There is room for San Francisco to grow for many more decades. Our estimate is that if we could produce 5,000 units a year for a sustained period of time, that would be enough to make a real impact on affordability. This kind of infill development—if it is well-designed and well-located—would be good not just for housing costs, but also for moving us toward a society that drives less.
There may also be some more innovative approaches that are worth experimenting with, to try to create more housing specifically targeted to middle-income households. Perhaps we should pick one neighborhood with great transit where we say, all housing produced here has to be car-free. Perhaps we can get some more neighborhoods to allow micro-units and new secondary units (sometimes called "in-law" units) as "naturally affordable," un-subsidized types of housing. And maybe there are tweaks to the city’s "inclusionary housing" program that can generate more middle-income units.
The rise in housing costs is having big effects on the broader region as well. We should be thinking about San Francisco in the context of the rest of the urbanized Bay Area as we look for ways to make life more affordable. As people get priced out of their first-choice neighborhoods, they move to new ones, and they in turn make it safe for subsequent waves of gentrifiers. This process has now moved from San Francisco to Oakland, and perhaps other parts of the Bay Area as well.
Whether the gentrification process is good or bad for neighborhoods, and for the lower-income people who live there, is something that can be debated endlessly. But what is strikingly different about the Bay Area in contrast to a place like New York is the fact that New York has so many more walkable, pre-war neighborhoods located on rail transit, within easy commuting distance of Manhattan. When New York neighborhoods like Soho and the Village got too expensive, for example, the Lower East Side became a major center for artists and other members of the cultural avant-garde. When the Lower East Side got too expensive, people went across the East River to Williamsburg. Next came Fort Green, Dumbo, Red Hook and other neighborhoods in Brooklyn that were still cheap. But as every spot in Brooklyn with a good rail connection to the city gets more expensive, there still is Queens, the Bronx, Newark, the towns up the Hudson — walkable neighborhoods in every direction.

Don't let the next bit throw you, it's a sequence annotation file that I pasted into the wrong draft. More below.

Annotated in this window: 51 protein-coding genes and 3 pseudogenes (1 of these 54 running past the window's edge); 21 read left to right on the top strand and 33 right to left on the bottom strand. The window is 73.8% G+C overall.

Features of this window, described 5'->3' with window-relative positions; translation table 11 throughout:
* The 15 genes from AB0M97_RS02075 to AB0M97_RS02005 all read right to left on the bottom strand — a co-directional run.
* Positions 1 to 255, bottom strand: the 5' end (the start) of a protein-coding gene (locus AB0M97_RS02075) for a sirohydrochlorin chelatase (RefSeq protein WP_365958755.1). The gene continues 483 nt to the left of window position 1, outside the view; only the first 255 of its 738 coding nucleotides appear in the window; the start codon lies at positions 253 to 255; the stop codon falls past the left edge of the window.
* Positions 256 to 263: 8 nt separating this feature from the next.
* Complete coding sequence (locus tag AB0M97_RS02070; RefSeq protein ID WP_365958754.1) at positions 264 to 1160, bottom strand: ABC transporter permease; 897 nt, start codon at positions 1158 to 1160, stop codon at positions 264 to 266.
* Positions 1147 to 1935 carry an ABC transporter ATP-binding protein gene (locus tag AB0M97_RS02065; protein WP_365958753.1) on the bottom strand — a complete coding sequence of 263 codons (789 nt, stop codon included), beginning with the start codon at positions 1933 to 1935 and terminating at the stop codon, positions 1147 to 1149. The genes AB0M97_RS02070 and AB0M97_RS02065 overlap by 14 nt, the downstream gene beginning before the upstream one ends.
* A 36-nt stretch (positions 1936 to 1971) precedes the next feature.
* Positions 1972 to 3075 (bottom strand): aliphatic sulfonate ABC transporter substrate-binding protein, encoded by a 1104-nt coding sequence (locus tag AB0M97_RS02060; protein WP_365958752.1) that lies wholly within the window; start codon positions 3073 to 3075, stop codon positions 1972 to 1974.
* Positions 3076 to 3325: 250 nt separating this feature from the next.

As expensive as Manhattan is, and as far along into the gentrification process as the many surrounding communities are, there are still many places to go within the New York orbit to have an affordable, urban way of life.
In the Bay Area, there are far fewer options that fit the criteria of walkable, transit-proximate and affordable. For many of my friends, there is just one: Oakland. This is what people mean when they say Oakland is the Brooklyn of the Bay Area. It’s the next stop on the train, it’s cool, it’s where young people go now.
If we were one city, San Francisco could spend some of its incredible wealth on the things Oakland needs, like hiring more cops and teachers, not to mention more transit connections between the two cities. This is not an argument for annexation but a call to think about the answers to our problems from a regional perspective. We can’t solve affordable housing or transit access within the limits of any one city.
Oakland is perched in a paradoxical and highly charged position right now, dealing with problems of serious poverty—not enough economic opportunity for its residents, not enough money to cover basic public services—while at the same time facing fears of rising rents and displacement if too many members of the San Francisco exodus move there. In the Oakland neighborhoods that are near BART or have good schools, or both, the housing prices are already climbing quickly.
San Francisco can’t do it alone, but it needs to do its part. The three big cities of the region (San Francisco, San Jose, and Oakland) have disproportionately more opportunity and more responsibility to absorb a major percentage of the region’s population growth for the simple reason that they have the room and they have the existing transit infrastructure. But smaller cities should be asked to do their part, too. If San Jose succeeded in becoming more urban, and if smaller cities such as Palo Alto and Berkeley were willing to grow more, some of the pressure would be relieved from San Francisco. We need our own "metropolitan" strategy that ties the region together in better ways, and creates walkable, diverse communities in more locations.